Richard Aldington, an influential English writer and poet, emerged as a significant literary figure during the early 20th century. He was known for his profound modernist poetry and novels, notably his contributions to the Imagist movement, a major shift in English literature that emphasized precision of imagery and clear, sharp language.
Born on July 8, 1892, in Hampshire, England, Aldington was a scholar of classics at London University before he ventured into writing. His early work as a poet is distinguished by its vivid visual imagery and clear, economical style. He was one of the original members of the Imagist group, along with poets such as Ezra Pound and Hilda Doolittle (also known as H.D). Their collective efforts helped to promote and define the Imagist style.
However, Aldington’s work is not confined to poetry alone. His novels, such as Death of a Hero published in 1929, reflect his experiences as a soldier during World War I. He is also renowned for his biographies of notable figures like D.H. Lawrence and Norman Douglas. These works reveal Aldington’s ability to blend historical insight with personal observation, resulting in a unique narrative style.
Despite Aldington’s significant contributions, his work has often been overshadowed by his tumultuous personal life and controversial views. Yet, his influence on 20th-century literature cannot be understated. His innovative use of language and form reshaped the landscape of English literature and continues to influence writers and poets today.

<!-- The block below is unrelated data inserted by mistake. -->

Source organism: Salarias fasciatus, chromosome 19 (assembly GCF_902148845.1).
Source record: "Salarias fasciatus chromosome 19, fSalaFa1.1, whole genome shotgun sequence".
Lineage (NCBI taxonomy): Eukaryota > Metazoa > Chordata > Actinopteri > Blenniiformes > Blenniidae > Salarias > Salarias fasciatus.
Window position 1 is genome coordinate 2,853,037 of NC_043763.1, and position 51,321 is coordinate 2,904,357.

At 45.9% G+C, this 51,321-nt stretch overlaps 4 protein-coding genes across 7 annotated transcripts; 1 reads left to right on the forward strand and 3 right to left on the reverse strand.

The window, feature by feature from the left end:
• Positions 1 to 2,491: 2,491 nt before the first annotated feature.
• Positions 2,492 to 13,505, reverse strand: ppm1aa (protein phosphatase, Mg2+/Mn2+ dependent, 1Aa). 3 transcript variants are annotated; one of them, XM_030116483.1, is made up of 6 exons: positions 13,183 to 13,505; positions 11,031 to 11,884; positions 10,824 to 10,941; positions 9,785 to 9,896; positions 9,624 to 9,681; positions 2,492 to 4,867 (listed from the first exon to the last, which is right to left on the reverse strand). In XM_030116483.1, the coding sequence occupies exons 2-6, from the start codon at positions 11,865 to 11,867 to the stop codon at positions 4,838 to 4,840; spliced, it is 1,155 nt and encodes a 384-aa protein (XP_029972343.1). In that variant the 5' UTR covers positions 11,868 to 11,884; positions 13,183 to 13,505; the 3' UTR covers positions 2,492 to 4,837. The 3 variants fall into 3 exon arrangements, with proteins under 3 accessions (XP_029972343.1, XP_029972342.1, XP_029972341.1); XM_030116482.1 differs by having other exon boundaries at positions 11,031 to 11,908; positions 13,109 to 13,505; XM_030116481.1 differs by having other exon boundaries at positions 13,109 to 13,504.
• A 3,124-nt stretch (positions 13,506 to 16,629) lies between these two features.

Aldington passed away on July 27, 1962. However, his legacy prevails through his compelling works which provide an intimate insight into the complexities of human nature and societal norms of his time. Richard Aldington’s life and work remain an integral part of English literary history.
Let the sea beat its thin torn hands
In anguish against the shore,
Let it moan
Between headland and cliff;
Let the sea shriek out its agony
Across waste sands and marshes,
And clutch great ships,
Tearing them plate from steel plate
In reckless anger;
Let it break the white bulwarks
Of harbour and city;
Let it sob and scream and laugh
In a sharp fury,
With white salt tears
Wet on its writhen face;
Ah! let the sea still be mad
And crash in madness among the shaking rocks—
For the sea is the cry of our sorrow.
Curated by Jennifer